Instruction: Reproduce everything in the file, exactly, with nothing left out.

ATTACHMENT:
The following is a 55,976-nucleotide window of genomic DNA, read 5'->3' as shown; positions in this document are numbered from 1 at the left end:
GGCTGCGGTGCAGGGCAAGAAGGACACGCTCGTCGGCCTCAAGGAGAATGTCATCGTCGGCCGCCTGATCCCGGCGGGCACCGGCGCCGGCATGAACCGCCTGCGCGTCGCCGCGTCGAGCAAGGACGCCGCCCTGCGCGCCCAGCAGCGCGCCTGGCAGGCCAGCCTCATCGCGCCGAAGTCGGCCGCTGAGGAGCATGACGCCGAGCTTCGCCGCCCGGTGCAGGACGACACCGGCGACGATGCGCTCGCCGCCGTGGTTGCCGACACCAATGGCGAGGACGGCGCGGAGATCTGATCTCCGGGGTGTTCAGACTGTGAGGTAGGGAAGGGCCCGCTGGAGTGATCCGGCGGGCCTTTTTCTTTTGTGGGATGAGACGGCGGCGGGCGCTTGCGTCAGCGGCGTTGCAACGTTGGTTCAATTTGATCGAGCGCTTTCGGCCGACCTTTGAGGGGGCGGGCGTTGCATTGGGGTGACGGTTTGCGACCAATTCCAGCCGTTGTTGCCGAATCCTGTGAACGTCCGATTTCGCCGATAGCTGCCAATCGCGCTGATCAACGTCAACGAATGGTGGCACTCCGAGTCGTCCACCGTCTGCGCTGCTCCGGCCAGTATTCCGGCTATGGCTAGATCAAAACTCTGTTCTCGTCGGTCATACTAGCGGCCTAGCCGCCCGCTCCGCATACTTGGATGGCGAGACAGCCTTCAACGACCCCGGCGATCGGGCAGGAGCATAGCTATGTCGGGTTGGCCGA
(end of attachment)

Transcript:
The following is a 55,976-nucleotide window of genomic DNA, read 5'->3' as shown; positions in this document are numbered from 1 at the left end:
GGCTGCGGTGCAGGGCAAGAAGGACACGCTCGTCGGCCTCAAGGAGAATGTCATCGTCGGCCGCCTGATCCCGGCGGGCACCGGCGCCGGCATGAACCGCCTGCGCGTCGCCGCGTCGAGCAAGGACGCCGCCCTGCGCGCCCAGCAGCGCGCCTGGCAGGCCAGCCTCATCGCGCCGAAGTCGGCCGCTGAGGAGCATGACGCCGAGCTTCGCCGCCCGGTGCAGGACGACACCGGCGACGATGCGCTCGCCGCCGTGGTTGCCGACACCAATGGCGAGGACGGCGCGGAGATCTGATCTCCGGGGTGTTCAGACTGTGAGGTAGGGAAGGGCCCGCTGGAGTGATCCGGCGGGCCTTTTTCTTTTGTGGGATGAGACGGCGGCGGGCGCTTGCGTCAGCGGCGTTGCAACGTTGGTTCAATTTGATCGAGCGCTTTCGGCCGACCTTTGAGGGGGCGGGCGTTGCATTGGGGTGACGGTTTGCGACCAATTCCAGCCGTTGTTGCCGAATCCTGTGAACGTCCGATTTCGCCGATAGCTGCCAATCGCGCTGATCAACGTCAACGAATGGTGGCACTCCGAGTCGTCCACCGTCTGCGCTGCTCCGGCCAGTATTCCGGCTATGGCTAGATCAAAACTCTGTTCTCGTCGGTCATACTAGCGGCCTAGCCGCCCGCTCCGCATACTTGGATGGCGAGACAGCCTTCAACGACCCCGGCGATCGGGCAGGAGCATAGCTATGTCGGGTTGGCCGA